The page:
Peter Sauber has admitted to acting on his emotions, but insists that stepping into resurrect his eponymous Formula One team following BMW's exit was the right thing to do.

With three tough races under the squad's belt in 2010, Sauber was asked whether he still felt he had made the correct decision to take control after the proposed sale to Qadbak Investments fell through, and the enquiry gave the genial Swiss reason for reflection.

"When I decided to take over, I had to make the decision in a short period of time, [and] I was led purely by my gut feelings, which is something you should try to avoid," he told the official F1 website, "If it was a purely logical decision, you wouldn't have done it, but, in the end, I didn't have a choice because Hinwil would have been closed down."

Asked how easy it would have been to simply walk away from the team he had started nearly 30 years ago, he again returned to the need to protect the loyal servants at Hinwil.

"For a moment, let's imagine I had looked at the matter unemotionally," he reasoned, "In that case, I would have made the decision not to step in. It was too big a risk - [but] then Hinwil would have been closed down. It's hard to say how long the fact that I hadn't even tried to give the team a future would have made me feel uneasy. The decision to give it a try was the right one.

"When I sold the team to BMW years ago, it was 100 per cent the best solution for me, as I was able to close my F1 career in optimal conditions. I handed over the team to what I assumed were safe hands, and my career was perfect. What happened was a massive interruption to this. I have worked very hard during my life, and I was also blessed with luck - but I always knew that you should not test your luck and I truly hope that I'm not overstretching it now."

Despite having the experience of Pedro de la Rosa and the raw speed of rookie Kamui Kobayashi in the cockpit, Sauber is the only 'established' team yet to score in 2010, leaving it on a par with newcomers Virgin, Lotus and HRT even though its appeared to have a decent package in pre-season testing.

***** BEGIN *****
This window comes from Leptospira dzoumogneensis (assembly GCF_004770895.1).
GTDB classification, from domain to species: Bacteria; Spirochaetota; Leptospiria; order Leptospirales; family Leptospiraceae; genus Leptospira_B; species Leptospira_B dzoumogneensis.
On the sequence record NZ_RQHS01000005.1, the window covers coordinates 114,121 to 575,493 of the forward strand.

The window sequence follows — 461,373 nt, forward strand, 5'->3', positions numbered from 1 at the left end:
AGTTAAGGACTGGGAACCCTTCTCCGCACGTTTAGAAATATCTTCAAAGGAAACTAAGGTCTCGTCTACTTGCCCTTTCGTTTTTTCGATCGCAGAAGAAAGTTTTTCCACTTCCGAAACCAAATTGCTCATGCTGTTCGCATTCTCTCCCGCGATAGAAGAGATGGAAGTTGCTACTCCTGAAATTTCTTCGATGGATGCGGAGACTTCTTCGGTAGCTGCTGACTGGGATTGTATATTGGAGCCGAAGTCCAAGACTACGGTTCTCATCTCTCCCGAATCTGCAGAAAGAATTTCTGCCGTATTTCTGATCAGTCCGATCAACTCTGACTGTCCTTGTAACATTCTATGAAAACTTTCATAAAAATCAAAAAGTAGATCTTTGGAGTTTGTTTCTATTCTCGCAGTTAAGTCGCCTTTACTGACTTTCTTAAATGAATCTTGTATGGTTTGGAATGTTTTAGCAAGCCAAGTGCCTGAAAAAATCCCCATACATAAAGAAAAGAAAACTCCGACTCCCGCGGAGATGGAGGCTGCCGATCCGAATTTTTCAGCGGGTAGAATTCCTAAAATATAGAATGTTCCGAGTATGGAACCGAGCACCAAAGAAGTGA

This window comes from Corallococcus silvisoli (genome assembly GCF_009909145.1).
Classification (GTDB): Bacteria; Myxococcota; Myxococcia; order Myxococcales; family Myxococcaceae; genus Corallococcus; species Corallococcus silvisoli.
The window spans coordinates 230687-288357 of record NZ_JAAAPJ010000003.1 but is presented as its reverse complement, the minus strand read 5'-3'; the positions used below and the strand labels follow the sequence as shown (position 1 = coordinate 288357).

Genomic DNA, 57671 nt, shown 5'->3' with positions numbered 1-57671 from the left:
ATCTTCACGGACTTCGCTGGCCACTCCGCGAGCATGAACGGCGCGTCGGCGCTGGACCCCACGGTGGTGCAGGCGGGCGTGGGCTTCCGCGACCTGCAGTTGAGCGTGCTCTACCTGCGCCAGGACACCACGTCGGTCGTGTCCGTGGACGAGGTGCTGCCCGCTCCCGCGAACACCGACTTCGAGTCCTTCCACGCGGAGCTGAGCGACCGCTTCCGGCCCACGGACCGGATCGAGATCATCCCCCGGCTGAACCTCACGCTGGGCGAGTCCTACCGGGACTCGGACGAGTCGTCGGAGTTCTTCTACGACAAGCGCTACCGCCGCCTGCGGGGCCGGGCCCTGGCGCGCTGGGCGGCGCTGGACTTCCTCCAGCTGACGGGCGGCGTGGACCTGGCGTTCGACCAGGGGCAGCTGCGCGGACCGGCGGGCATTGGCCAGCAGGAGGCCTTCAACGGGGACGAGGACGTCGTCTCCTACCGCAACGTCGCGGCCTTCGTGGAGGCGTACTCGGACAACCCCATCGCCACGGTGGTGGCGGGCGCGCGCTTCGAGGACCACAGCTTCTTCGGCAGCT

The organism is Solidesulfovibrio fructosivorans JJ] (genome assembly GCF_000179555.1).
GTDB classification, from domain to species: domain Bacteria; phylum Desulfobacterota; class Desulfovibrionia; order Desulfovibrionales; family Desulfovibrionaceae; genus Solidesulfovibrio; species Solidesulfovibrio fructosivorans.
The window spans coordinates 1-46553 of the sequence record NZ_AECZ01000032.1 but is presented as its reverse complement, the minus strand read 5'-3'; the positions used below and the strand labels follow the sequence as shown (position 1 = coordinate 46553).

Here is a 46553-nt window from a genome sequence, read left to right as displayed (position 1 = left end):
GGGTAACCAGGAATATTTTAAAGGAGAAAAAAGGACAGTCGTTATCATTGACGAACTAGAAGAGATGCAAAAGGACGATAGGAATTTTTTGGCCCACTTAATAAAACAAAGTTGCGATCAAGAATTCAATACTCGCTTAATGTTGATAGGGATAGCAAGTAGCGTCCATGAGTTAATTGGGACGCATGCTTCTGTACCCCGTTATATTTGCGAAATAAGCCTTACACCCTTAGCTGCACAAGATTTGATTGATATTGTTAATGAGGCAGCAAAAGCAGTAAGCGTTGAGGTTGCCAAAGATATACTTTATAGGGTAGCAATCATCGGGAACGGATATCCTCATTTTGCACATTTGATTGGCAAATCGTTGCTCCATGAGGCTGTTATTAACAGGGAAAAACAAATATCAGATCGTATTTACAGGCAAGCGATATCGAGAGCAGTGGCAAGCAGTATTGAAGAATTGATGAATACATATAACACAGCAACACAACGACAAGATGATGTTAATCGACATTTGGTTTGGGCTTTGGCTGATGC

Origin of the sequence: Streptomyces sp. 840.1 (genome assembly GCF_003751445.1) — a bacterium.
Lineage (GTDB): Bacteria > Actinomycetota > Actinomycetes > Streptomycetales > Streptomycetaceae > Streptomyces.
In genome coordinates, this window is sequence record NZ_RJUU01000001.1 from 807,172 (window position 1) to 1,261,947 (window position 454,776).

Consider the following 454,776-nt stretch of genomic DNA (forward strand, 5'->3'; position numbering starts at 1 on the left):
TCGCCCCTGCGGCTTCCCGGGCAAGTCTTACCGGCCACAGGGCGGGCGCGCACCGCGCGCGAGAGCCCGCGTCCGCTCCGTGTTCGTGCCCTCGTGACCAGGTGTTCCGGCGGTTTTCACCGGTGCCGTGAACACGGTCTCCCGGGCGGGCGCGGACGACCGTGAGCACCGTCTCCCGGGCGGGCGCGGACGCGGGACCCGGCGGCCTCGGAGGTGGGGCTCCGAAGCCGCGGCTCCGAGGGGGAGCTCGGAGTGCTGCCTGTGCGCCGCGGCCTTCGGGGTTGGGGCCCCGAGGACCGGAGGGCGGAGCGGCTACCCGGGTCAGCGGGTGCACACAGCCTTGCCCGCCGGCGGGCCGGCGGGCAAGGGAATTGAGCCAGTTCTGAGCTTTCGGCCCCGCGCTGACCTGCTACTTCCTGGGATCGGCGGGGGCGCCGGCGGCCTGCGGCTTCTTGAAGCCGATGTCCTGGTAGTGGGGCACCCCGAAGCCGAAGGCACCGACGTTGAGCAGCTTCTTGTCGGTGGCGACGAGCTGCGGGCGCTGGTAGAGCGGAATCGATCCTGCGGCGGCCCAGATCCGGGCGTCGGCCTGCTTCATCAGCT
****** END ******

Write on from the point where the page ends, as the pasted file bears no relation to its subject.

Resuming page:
"I do not want to touch on the issue of the drivers as it would be inappropriate," the veteran team owner insisted, "I took this driver line-up decision - and the considerations that led to the decision are still valid. Pedro, on the one hand, has his immense experience from McLaren, and Kamui, on the other hand, is a young driver. What we probably underestimated is the time it would take for the drivers' familiarisation. Pedro, after many years as a test driver, is now back racing and that acclimatisation process is probably more challenging than we anticipated.

"I don't let matters get to me too much, if this is possible. It is better if you don't, because it is never good to look at things from a snap-shot perspective. I think we should at least wait until we get back to Europe to analyse the situation with regards to the team and the technical situation. You always have to be very careful about what you read into tests. Tests and races are two completely different things, especially if you are running with a new driver line-up who, at tests, can go about things in a calm manner without much pressure. Now we are under pressure to succeed and it is very difficult to adapt to this.